According to the Handbook on People’s China* (Peking: Foreign Languages Press, 1957), the Hans constituted 93.94 percent of the population, numbering 547,283,057. The other nationalities, with a total of 35,320,360, were only 6.06 percent of China’s population. The people in Taiwan (Formosa) and overseas Chinese were not included in the above figures. The national minorities and their main centers of habitation were listed as follows: Chuang (6,600,000) in Kwangsi province; Uighur (3,700,000) in Sinkiang Uighur Autonomous Region; Hui (3,600,000) in Kansu and Chinghai provinces; Yi (3,300,000) in Liangshan Mountains on Szechwan-Yunnan borders; Tibetan (2,800,000) in Tibet and Chamdo Area and Chinghai province; Miao (2,500,000) in Kweichow and western Hunan provinces and other regions in central, south and south-west China; Mongolian (1,500,000) in Inner Mongolian Autonomous Region, Kansu and Chinghai provinces, and Sinkiang Uighur Autonomous Region; Puyi (1,250,000) in south-western part of Kweichow province; and Korean (1,100,000) in Yenpien Korean Autonomous Chou in Kirin province. (pp. 14–15.) In addition, there are several national minorities with smaller populations: T’ung (600,000) in Southeastern Kweichow and northern part of Kwangsi; Yao (600,000) in Kwangsi, northern Kwangtung, and southern Hunan; and T’ai (500,000) in border regions of Yunnan. (People’s China, June 1, 1954.) The population figures of national minorities in China vary slightly in different sources.Google Scholar
  28. 2.
    For the English text of the Land Law of 1931, see Conrad Brandt, et al., op. cit., pp. 224–226. Cf. The Agrarian Reform Law of June 30, 1950. (The Agrarian Reform Law of the People’s Republic of China and Other Relevant Documents*. Peking: Foreign Languages Press, 1959.)Google Scholar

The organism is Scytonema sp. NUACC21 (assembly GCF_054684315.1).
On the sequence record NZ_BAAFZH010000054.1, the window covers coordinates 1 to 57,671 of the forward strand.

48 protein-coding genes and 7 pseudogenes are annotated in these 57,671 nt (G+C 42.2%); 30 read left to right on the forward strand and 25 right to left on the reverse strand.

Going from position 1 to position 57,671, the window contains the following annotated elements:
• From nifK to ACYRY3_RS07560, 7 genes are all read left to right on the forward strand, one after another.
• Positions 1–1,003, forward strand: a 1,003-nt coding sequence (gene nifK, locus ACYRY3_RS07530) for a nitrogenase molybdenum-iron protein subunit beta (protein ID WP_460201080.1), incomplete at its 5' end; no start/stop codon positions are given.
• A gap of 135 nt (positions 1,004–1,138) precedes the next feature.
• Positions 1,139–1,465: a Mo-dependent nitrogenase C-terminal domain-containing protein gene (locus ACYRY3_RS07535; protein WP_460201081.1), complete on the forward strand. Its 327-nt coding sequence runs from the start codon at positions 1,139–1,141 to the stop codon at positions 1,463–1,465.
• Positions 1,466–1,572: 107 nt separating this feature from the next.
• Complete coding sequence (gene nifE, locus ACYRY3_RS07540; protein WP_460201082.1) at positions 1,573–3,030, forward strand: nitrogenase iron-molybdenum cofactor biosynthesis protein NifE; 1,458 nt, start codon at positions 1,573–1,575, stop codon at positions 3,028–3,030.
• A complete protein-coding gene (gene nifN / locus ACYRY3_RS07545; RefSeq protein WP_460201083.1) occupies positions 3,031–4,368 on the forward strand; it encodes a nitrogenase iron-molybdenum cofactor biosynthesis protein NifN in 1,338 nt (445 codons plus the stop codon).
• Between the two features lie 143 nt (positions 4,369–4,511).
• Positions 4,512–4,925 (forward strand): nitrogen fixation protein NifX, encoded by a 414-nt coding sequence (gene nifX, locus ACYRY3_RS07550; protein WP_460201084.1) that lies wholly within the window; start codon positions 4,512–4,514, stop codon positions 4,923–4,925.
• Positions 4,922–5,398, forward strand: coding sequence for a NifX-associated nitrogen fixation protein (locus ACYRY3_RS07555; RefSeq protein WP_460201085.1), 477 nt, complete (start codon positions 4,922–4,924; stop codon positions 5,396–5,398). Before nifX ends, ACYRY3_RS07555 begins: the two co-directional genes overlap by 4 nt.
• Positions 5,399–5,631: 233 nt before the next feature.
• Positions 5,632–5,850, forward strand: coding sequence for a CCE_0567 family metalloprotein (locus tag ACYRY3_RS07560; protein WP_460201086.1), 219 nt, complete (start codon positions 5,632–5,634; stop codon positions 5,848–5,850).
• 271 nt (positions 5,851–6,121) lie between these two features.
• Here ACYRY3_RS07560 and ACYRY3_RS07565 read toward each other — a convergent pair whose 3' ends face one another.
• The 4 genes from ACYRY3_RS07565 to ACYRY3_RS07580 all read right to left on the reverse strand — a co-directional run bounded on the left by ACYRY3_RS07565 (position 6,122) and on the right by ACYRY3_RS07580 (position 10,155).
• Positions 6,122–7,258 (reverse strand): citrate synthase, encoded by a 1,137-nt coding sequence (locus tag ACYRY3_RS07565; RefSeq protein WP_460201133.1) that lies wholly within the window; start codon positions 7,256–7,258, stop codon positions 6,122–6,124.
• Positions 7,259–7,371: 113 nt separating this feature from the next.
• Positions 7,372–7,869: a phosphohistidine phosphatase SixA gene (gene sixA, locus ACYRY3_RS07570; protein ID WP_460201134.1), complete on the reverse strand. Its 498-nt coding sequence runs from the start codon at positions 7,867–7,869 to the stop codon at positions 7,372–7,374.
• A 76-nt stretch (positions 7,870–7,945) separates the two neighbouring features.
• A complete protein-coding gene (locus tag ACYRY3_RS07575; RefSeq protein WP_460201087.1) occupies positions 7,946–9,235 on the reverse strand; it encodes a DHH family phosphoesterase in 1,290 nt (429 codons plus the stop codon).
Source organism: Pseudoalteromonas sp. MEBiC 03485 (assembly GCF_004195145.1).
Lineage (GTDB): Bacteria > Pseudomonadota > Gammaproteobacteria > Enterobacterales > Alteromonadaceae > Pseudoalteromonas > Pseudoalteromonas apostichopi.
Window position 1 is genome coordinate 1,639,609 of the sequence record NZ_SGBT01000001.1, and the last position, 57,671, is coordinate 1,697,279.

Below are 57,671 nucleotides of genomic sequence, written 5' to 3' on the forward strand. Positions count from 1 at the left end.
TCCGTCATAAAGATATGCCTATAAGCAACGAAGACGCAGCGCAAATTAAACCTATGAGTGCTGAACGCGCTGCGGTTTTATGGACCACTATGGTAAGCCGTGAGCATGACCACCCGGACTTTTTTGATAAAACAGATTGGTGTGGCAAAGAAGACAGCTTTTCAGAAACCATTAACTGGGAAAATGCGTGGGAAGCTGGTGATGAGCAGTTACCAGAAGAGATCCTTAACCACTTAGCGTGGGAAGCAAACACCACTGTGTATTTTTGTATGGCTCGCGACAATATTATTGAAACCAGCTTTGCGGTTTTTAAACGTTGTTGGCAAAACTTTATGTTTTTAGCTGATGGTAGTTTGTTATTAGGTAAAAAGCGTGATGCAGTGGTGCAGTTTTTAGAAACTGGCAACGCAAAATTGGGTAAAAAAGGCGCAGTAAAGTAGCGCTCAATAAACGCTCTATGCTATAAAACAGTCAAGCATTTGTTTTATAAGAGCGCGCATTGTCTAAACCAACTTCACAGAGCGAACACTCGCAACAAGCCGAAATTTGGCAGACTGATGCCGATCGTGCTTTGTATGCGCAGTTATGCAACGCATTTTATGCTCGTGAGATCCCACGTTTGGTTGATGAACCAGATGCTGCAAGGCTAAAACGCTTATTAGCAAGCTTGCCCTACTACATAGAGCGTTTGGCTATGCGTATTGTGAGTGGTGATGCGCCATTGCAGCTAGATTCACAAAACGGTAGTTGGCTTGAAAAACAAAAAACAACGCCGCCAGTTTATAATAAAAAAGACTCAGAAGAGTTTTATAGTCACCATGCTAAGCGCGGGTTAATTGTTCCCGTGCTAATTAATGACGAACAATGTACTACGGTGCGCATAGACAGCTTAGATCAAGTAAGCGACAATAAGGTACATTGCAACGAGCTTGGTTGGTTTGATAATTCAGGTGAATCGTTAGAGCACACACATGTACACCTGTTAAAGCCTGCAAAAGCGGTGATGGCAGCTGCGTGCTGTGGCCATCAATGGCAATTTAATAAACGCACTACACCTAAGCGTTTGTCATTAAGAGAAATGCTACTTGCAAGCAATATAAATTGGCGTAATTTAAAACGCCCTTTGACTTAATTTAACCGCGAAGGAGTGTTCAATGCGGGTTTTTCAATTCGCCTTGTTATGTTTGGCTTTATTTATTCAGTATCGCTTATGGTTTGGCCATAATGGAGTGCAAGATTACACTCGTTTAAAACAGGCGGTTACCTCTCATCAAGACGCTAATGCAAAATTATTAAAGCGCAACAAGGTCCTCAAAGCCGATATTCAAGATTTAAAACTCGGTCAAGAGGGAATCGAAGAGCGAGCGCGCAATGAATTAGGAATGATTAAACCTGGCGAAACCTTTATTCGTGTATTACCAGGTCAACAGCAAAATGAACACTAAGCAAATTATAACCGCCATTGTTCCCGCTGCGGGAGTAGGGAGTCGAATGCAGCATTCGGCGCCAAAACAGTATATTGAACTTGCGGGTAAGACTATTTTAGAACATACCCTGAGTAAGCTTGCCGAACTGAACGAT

29. 3.
    Chs. XI, XII.Google Scholar
  30. 1 Ch’u Ch’iu-pai was left behind. He was arrested and executed by the National Government on June 18, 1935. Benjamin I. Schwartz’s Chinese Communism and the Rise of Mao* (Harvard University Press, 1961) is a brief but most systematic treatise, analyzing the change of leadership in the Communist Party.Google Scholar
  31. 2.
    Mao Tse-tung: Selected Works* (New York: International Publishers, 1954) Vol. I, p. 193.Google Scholar
  32. 1.
    Ibid., Vol. I, pp. 324–325.Google Scholar
  33. 1.
    See H. H. K’ung, “A Memoir of the Sian Incident,” in The Collection of Speeches of H. H. K’ung, Vol. II, pp. 657–704. K’ung was then Acting President of the Executive Yuan of the Chinese Government.Google Scholar
  34. 1.
    Mao Tse-tung: Selected Works*, Vol. I, p. 255.Google Scholar
  35. 2.
    The Sian Incident was described in detail by Chiang Kai-shek and Madame Mei-ling (Sung) Chiang in General Chiang Kai-shek; the Account of the Fortnight in Sian When the Fate of China Hung in the Balance* (Garden City: Doubleday, Doran & Co., 1937). This book was originally published in Chinese under the title, Sian: a Coup D’etat. See also Chiang Chung-cheng, Soviet Russia in China*, pp. 72–79.Google Scholar
  36. 3.
    The Communist representatives were Chou En-lai, Ch’in Pang-hsien, and Lin Tsu-han.Google Scholar
  37. 4.
    Lin Piao, Ho Lung, and Liu Po-ch’eng were appointed as divisional commanders of the Eighth Route Army.Google Scholar
  38. 1.
    Hu Chiao-mu described this “tripartite representative system” as follows: “This was a system whereby Communists (representing the working class and the poor peasants), progressives (representing the petty bourgeoisie), and middle-of-the-roaders (representing the middle bourgeoisie and enlightened gentry) each contributed one-third of the leading government personnel.” (Thirty Years of the Communist Party of China*, p. 66.)Google Scholar
  39. 1.
    See Chiang Chung-cheng, op, cit., pp. 138–139.Google Scholar

Copyright information

© Martinus Nijhoff, The Hague, Netherlands 1964

Authors and Affiliations

  • William L. Tung
    • 1
  1. 1.Queens CollegeCity University of New YorkUSA

Personalised recommendations